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055 Identifying the challenges to implementing a netball neuromuscular warm-up using concept mapping
  1. Erin Smyth1,2,
  2. Renee Appaneal1,
  3. Michael Drew1,3,
  4. Alanna Antcliff4,
  5. Gordon Waddington1,2,
  6. Juanita Weissensteiner4,
  7. Phillip Newman2,
  8. Alex Donaldson3,6
  1. 1Australian Institute of Sport, Canberra, Australia
  2. 2University of Canberra, Canberra, Australia
  3. 3Australian Collaboration for Research into Injury in Sport and its Prevention (ACRISP), Perth, Australia
  4. 4Netball Australia, Melbourne, Australia
  5. 5New South Wales Office of Sport, Sydney, Australia
  6. 6La Trobe University, Melbourne, Australia


Background Netball Australia is Australia’s governing netball body, and introduced the ‘Knee injury prevention for Netballers and Enhance performance and Extend play’ (KNEE) program in 2015. Ankle sprains and ACL rupture are the most frequent and costly injuries in 17U & 19U athletes competing at the Australian Netball Championships (ANC). Thirty-eight percent of teams competing at the 2019 ANC’s were not completing the KNEE program as frequently as recommended.

Objective To identify the challenges for implementing the KNEE program.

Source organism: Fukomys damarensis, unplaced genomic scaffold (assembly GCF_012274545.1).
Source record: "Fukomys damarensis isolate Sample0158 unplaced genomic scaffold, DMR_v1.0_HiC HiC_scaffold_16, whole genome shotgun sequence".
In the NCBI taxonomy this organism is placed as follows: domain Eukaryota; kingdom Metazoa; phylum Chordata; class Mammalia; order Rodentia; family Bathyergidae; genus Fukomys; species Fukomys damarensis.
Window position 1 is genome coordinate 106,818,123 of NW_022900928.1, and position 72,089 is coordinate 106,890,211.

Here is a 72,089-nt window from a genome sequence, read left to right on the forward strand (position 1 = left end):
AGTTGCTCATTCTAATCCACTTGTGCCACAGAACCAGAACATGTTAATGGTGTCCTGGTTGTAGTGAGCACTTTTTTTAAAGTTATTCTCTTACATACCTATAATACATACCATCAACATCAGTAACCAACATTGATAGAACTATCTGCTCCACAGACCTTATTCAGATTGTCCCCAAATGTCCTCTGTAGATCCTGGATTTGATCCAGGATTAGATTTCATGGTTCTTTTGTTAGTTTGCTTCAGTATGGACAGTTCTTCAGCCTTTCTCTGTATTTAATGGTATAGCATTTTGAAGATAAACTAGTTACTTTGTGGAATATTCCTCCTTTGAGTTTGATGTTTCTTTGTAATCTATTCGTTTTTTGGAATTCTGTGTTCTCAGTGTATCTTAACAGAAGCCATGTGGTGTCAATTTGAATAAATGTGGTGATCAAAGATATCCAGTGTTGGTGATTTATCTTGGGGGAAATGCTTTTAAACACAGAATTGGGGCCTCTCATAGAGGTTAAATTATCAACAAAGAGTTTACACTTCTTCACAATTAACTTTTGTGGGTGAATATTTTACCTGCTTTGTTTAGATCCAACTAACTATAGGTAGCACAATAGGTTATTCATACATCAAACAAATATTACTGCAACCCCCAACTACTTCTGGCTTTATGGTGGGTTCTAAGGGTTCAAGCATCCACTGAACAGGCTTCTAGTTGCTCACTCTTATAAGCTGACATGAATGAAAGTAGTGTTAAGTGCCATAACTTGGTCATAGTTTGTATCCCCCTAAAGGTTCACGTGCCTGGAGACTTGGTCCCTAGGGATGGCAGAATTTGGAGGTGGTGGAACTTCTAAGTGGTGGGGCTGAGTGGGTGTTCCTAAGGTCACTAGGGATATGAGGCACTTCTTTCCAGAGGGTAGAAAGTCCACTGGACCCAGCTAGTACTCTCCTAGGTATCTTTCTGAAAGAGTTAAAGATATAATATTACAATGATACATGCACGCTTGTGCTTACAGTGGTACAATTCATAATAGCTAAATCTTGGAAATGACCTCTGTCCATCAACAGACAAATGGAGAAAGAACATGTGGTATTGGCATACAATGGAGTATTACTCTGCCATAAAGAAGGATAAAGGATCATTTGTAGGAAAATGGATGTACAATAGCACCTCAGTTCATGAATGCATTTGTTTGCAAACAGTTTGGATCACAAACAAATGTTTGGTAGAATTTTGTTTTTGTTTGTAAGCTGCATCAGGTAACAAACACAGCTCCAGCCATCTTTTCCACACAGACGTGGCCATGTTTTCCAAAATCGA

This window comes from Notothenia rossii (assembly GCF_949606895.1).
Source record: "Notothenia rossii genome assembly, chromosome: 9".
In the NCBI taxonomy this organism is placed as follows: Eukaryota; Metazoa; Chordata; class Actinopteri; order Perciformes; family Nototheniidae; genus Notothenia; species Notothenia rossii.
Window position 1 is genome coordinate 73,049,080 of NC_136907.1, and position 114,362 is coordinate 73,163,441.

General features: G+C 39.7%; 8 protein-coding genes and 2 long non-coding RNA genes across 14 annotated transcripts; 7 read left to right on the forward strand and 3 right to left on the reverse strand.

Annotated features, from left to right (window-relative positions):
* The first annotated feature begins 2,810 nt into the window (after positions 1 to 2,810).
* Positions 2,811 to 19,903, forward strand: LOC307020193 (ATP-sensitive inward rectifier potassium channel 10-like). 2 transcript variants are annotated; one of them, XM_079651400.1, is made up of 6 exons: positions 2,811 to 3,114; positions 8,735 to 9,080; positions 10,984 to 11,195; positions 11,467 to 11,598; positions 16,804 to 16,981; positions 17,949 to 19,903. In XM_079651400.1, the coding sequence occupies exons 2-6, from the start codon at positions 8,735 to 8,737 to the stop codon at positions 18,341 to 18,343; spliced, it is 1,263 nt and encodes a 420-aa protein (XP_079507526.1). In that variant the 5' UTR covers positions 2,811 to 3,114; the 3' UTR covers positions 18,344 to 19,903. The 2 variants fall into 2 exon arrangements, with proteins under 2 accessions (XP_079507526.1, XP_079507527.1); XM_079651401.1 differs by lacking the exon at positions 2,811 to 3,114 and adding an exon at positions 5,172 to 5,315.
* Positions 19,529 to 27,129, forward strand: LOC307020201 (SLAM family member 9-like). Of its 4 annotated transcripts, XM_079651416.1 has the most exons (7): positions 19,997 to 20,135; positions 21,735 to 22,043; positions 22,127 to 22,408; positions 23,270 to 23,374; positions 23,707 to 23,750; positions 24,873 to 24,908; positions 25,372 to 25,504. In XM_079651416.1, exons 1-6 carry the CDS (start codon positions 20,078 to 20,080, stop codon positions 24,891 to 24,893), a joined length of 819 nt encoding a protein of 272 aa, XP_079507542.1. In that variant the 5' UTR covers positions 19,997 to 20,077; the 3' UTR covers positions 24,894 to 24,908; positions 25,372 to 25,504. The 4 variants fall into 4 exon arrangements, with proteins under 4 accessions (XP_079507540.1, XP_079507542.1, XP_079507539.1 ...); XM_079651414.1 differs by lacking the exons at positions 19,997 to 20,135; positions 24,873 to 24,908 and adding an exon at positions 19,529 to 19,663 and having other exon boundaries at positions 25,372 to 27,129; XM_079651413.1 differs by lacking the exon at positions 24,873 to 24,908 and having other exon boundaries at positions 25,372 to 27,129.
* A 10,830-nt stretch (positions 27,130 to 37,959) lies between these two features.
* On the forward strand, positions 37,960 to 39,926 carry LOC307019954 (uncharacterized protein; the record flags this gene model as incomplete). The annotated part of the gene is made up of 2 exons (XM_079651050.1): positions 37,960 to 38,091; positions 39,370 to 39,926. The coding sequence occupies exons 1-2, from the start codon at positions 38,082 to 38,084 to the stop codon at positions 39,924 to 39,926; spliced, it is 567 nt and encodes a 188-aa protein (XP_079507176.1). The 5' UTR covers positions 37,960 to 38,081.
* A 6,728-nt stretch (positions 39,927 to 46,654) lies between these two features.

Design A mixed-methods approach for qualitative data collection and quantitative data analysis.

Setting Participants own environment.

Patients (or Participants) Thirty-nine netball coaches (n=17), strength & conditioning coaches (n=5) and physiotherapists (n=16) working with 17U & 19U teams attending the 2019 ANC’s.

Interventions (or Assessment of Risk Factors) The process of Concept Mapping was followed to capture challenges to implementing the KNEE program with State 17U & 19U teams.

Main Outcome Measurements Statements were consolidated to clusters (concepts). The importance and difficulty to overcome each challenge was rated by all participants.

Results Forty-six challenges were generated and organised into eight clusters. Statement 3 (‘Making sure athletes are committed to executing the KNEE program with correct technique’) received the highest mean importance rating (4.43 out of 5). Statement 43 (‘Education is presented to coaches and S&C regarding the KNEE program but physio is only covered 2 hours/week to cover both 17s and 19s training. Never get to see whether it’s implemented or how well’) received the highest mean difficulty rating (3.11). Nineteen challenges were identified as being the most important and difficult to overcome.

Conclusions This CM process has identified 19 important and difficult challenges to overcome when implementing the Netball Australia KNEE program in 17U and 19U State teams. It is recommended that an advisory group consisting of athletes, coaches, support staff, administrators and implementation specialists is formed to address some of these KNEE implementation challenges.

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